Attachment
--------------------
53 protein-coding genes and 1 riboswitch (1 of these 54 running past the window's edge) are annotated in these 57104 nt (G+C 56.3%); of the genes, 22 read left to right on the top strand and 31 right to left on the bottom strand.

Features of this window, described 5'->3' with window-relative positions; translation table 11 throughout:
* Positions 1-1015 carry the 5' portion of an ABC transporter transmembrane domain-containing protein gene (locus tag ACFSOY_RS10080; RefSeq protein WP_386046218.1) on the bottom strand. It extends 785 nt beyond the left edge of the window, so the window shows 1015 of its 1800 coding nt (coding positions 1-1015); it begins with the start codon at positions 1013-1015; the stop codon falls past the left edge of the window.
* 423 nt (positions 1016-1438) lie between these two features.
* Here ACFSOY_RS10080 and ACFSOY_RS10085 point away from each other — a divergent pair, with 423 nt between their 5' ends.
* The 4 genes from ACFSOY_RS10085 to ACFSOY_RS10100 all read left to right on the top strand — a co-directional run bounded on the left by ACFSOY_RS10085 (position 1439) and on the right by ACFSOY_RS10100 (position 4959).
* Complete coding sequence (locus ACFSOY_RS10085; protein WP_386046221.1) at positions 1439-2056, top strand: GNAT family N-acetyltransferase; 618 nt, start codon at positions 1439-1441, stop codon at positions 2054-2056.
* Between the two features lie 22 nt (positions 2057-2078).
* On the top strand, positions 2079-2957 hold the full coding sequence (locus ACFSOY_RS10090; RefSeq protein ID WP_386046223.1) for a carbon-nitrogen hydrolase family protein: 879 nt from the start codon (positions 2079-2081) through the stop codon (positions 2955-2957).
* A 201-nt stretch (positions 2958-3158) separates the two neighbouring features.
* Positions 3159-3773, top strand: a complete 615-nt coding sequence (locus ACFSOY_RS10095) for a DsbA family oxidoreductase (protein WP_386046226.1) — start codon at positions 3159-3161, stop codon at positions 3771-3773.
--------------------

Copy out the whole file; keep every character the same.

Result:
53 protein-coding genes and 1 riboswitch (1 of these 54 running past the window's edge) are annotated in these 57104 nt (G+C 56.3%); of the genes, 22 read left to right on the top strand and 31 right to left on the bottom strand.

Features of this window, described 5'->3' with window-relative positions; translation table 11 throughout:
* Positions 1-1015 carry the 5' portion of an ABC transporter transmembrane domain-containing protein gene (locus tag ACFSOY_RS10080; RefSeq protein WP_386046218.1) on the bottom strand. It extends 785 nt beyond the left edge of the window, so the window shows 1015 of its 1800 coding nt (coding positions 1-1015); it begins with the start codon at positions 1013-1015; the stop codon falls past the left edge of the window.
* 423 nt (positions 1016-1438) lie between these two features.
* Here ACFSOY_RS10080 and ACFSOY_RS10085 point away from each other — a divergent pair, with 423 nt between their 5' ends.
* The 4 genes from ACFSOY_RS10085 to ACFSOY_RS10100 all read left to right on the top strand — a co-directional run bounded on the left by ACFSOY_RS10085 (position 1439) and on the right by ACFSOY_RS10100 (position 4959).
* Complete coding sequence (locus ACFSOY_RS10085; protein WP_386046221.1) at positions 1439-2056, top strand: GNAT family N-acetyltransferase; 618 nt, start codon at positions 1439-1441, stop codon at positions 2054-2056.
* Between the two features lie 22 nt (positions 2057-2078).
* On the top strand, positions 2079-2957 hold the full coding sequence (locus ACFSOY_RS10090; RefSeq protein ID WP_386046223.1) for a carbon-nitrogen hydrolase family protein: 879 nt from the start codon (positions 2079-2081) through the stop codon (positions 2955-2957).
* A 201-nt stretch (positions 2958-3158) separates the two neighbouring features.
* Positions 3159-3773, top strand: a complete 615-nt coding sequence (locus ACFSOY_RS10095) for a DsbA family oxidoreductase (protein WP_386046226.1) — start codon at positions 3159-3161, stop codon at positions 3771-3773.